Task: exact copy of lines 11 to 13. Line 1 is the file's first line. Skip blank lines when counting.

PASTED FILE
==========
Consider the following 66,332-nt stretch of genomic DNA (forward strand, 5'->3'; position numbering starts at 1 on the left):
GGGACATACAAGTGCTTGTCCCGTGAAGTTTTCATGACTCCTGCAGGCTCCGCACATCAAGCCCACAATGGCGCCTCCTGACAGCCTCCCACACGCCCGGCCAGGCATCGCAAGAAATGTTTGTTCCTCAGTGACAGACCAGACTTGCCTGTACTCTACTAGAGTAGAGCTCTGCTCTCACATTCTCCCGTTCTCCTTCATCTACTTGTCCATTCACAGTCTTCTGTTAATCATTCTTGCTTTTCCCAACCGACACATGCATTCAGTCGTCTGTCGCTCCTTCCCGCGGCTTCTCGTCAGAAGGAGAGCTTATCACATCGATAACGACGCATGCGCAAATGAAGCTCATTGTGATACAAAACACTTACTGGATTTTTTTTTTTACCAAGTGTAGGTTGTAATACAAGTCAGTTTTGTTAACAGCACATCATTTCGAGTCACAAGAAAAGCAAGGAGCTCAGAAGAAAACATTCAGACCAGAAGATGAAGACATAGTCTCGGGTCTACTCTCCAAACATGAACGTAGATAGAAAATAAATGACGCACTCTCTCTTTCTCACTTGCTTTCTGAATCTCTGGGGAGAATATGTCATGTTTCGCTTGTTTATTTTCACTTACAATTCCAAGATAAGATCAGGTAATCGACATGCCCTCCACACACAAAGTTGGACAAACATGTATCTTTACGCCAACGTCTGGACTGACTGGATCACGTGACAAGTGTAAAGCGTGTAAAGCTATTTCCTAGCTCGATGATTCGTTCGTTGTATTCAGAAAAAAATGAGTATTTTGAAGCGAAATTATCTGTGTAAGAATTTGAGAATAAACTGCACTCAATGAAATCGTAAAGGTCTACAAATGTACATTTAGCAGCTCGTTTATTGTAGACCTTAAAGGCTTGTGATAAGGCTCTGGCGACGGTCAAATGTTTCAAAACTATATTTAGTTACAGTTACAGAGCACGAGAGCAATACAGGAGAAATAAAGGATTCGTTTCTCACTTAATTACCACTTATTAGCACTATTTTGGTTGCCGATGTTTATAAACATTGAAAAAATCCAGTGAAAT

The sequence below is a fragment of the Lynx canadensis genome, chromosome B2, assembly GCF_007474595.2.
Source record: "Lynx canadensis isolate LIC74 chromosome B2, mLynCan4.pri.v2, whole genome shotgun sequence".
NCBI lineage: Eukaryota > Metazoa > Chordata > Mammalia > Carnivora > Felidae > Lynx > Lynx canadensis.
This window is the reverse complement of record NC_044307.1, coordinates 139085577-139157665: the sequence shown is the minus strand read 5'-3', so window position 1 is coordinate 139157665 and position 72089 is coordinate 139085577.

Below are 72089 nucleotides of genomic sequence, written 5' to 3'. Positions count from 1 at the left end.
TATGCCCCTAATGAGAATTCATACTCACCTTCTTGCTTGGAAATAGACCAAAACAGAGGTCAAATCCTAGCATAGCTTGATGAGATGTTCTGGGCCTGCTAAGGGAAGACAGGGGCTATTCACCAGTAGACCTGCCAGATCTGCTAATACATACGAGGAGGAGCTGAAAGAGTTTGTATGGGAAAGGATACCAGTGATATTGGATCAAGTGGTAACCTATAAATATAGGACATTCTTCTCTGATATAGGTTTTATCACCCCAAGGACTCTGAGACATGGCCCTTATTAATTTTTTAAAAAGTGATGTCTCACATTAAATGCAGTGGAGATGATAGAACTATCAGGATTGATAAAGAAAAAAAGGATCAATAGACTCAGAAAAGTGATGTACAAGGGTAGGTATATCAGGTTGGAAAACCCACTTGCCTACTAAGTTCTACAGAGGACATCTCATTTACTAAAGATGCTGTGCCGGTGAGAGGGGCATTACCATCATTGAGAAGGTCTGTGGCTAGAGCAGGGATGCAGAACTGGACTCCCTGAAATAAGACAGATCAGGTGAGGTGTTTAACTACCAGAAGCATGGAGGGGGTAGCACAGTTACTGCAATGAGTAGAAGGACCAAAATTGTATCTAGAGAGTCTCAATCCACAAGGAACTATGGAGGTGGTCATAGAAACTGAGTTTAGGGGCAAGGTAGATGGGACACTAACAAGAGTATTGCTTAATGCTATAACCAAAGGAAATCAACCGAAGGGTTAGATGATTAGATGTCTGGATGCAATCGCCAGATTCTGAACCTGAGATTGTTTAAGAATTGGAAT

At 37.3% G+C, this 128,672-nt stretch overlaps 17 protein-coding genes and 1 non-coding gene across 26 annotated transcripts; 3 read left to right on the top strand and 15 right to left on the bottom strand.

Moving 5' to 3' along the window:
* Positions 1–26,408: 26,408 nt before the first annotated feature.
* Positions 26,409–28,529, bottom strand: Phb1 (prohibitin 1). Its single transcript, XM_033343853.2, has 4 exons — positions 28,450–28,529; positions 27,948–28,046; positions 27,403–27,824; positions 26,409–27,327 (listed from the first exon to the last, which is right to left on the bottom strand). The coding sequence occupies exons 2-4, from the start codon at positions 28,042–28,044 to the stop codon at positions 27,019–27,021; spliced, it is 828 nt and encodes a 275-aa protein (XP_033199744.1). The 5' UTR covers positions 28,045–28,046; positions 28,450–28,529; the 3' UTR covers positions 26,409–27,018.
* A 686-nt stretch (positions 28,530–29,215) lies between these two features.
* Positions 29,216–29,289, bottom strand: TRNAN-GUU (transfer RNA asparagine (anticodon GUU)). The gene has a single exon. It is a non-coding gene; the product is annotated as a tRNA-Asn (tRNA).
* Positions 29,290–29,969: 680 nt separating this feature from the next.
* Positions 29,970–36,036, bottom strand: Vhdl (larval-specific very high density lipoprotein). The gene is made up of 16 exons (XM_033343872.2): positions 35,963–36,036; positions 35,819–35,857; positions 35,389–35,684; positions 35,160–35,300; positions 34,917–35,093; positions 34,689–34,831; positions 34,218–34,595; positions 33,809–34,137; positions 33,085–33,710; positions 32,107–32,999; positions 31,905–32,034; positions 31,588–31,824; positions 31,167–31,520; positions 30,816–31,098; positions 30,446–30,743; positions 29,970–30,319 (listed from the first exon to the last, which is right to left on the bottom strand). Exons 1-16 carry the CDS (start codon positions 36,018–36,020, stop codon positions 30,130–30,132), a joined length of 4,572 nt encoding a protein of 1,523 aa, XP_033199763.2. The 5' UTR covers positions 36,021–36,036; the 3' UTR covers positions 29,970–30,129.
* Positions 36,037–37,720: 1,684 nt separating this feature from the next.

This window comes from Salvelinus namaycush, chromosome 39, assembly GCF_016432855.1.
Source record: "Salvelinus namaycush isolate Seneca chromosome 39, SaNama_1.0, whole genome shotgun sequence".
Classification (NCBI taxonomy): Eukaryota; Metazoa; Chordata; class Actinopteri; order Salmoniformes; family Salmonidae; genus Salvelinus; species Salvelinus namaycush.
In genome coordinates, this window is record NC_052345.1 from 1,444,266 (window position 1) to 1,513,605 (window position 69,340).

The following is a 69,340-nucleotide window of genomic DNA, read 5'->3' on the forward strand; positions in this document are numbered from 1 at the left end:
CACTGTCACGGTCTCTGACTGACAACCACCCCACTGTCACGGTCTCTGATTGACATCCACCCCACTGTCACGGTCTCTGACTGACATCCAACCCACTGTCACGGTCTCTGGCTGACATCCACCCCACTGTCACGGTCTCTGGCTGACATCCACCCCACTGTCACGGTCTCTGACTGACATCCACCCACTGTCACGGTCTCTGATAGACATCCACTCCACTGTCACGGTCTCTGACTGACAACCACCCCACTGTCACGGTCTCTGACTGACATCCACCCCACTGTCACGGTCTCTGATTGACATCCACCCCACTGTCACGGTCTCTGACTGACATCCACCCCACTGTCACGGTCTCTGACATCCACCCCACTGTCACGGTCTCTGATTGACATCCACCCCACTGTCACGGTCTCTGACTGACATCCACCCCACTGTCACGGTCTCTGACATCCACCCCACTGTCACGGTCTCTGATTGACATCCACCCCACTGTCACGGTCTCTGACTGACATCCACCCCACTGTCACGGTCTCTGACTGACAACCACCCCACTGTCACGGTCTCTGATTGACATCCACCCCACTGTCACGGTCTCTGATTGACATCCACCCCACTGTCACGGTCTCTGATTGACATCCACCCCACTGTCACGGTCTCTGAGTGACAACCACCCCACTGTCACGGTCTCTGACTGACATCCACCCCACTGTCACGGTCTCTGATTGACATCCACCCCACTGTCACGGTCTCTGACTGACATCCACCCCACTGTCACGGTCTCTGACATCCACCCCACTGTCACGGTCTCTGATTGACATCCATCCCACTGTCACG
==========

* Positions 1–26,408: 26,408 nt before the first annotated feature.
* Positions 26,409–28,529, bottom strand: Phb1 (prohibitin 1). Its single transcript, XM_033343853.2, has 4 exons — positions 28,450–28,529; positions 27,948–28,046; positions 27,403–27,824; positions 26,409–27,327 (listed from the first exon to the last, which is right to left on the bottom strand). The coding sequence occupies exons 2-4, from the start codon at positions 28,042–28,044 to the stop codon at positions 27,019–27,021; spliced, it is 828 nt and encodes a 275-aa protein (XP_033199744.1). The 5' UTR covers positions 28,045–28,046; positions 28,450–28,529; the 3' UTR covers positions 26,409–27,018.
* A 686-nt stretch (positions 28,530–29,215) lies between these two features.